Archive for the ‘Free Software’ tag
If you’ve been holding out for that golden opportunity, now’s a great time to get involved in Maatkit.
Until now I haven’t really made a conscious effort to open-source the decision process and get people involved; Maatkit has been largely driven by so-called “real-world needs,” as perceived through my little lens on the world (and emails from the whole Percona team telling me when something’s wrong). I guess I am likely to remain some kind of benevolent dictator, because I created Maatkit and historically I’m the main hacker. But it doesn’t have to stay that way, and the project and users will be better off if it doesn’t.
So I’ve been trying to break out of the rut of just having some little email exchange with people using the tools, and bring things onto the Maatkit mailing list for discussion and voting. Two mailing lists I’m lurking on (Drizzle and PostgreSQL hackers) have inspired me to do this. And the person who jumped into innotop maintenance set up a whole slew of mailing lists right away, which was also educational for me — it really is beneficial.
Right now if you jump on the mailing list, you can vote on topics such as breaking backwards compatibility with command-line options for the purpose of consistent and easy-to-learn options for the future.
And I have honestly gotten intolerant about the volume of email I deal with, so when someone emails me personally I usually tell them bluntly to take it to the list, so others can learn and contribute, instead of making me the single point of contention in the knowledge-sharing system, and denying others the opportunity to learn.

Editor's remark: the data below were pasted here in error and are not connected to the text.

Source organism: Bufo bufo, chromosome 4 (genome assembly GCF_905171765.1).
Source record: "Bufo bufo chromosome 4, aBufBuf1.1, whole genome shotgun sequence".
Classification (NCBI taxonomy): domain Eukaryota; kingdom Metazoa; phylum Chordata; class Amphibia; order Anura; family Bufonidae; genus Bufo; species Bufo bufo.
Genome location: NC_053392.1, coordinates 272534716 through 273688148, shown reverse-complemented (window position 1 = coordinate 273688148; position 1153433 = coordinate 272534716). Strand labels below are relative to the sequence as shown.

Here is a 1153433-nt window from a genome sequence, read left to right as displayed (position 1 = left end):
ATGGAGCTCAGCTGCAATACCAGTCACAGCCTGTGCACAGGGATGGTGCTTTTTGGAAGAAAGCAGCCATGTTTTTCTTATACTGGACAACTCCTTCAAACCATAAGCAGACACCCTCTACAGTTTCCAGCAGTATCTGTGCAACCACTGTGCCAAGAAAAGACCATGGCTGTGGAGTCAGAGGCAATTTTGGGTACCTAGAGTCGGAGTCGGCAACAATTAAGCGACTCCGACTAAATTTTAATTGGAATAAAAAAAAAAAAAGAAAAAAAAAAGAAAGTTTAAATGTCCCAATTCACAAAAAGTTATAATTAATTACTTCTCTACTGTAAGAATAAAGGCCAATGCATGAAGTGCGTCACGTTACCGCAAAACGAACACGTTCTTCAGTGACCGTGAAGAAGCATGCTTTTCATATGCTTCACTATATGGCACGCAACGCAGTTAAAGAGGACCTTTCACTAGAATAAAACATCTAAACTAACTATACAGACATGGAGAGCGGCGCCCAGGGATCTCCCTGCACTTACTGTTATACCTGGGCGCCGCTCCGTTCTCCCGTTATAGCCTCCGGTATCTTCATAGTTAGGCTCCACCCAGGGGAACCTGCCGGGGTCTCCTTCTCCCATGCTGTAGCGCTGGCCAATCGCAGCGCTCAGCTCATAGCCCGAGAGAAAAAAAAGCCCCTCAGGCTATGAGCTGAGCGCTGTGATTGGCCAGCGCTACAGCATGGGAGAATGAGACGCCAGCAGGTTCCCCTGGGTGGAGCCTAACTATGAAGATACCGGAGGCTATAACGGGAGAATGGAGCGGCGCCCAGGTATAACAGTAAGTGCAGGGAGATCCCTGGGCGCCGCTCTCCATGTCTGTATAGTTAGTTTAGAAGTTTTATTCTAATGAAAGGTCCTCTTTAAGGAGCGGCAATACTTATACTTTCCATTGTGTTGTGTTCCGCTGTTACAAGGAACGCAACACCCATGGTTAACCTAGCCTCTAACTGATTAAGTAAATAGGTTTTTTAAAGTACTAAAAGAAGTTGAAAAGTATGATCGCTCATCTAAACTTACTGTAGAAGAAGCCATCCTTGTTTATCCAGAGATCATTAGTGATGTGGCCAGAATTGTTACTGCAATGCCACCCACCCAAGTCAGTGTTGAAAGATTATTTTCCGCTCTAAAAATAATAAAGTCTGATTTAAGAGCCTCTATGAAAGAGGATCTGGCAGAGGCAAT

So — my point is, go participate, and let’s make Maatkit more Open Source, not just Free Software.
As you may know, MySQL has a dual-licensing model. You can get the source under the GPL version 2, or you can buy a commercial license.
I’ve recently been hearing a lot of confusion about when you have to buy a commercial license. People I’ve spoken to wrongly believe that they’re required to purchase a license if they’re going to use MySQL in anything but a not-for-profit business, for example. I don’t know how these notions get started, but they do.
So when are you required to buy a commercial license? It’s very simple: when you want to do something with MySQL that the GPL doesn’t permit.Read the rest of this entry »
It’s a new year, and Free Software is more ubiquitous and important than ever. At the same time, the work is far from over. Here’s something inspiring you can read to stimulate some deep thoughts about the nature of Free Software: an essay from 1958, “I, Pencil.”
I first read this essay at my father’s suggestion, long before I was involved with computers. He told me it was the best defense of free enterprise and free markets that he’d ever read.
Here’s a quote I think is particularly interesting to think about in the context of software:
The above is what I meant when writing, “If you can become aware of the miraculousness which I symbolize, you can help save the freedom mankind is so unhappily losing.” For, if one is aware that these know-hows will naturally, yes, automatically, arrange themselves into creative and productive patterns in response to human necessity and demandâ€”that is, in the absence of governmental or any other coercive mastermindingâ€”then one will possess an absolutely essential ingredient for freedom: a faith in free people. Freedom is impossible without this faith.
Among all the ancestors the pencil lists, it would today be obliged to list an incredible diversity of Free Software programmers and the software they write, which controls everything from the ship navigation systems to the telephone switches to the fuel injection systems in the diesel engines. And even more interesting, any given piece of Free Software should list a simple pencil amongst its ancestors. I know I used a lot of pencils in my studies.
Happy New Year! Long live Free Software!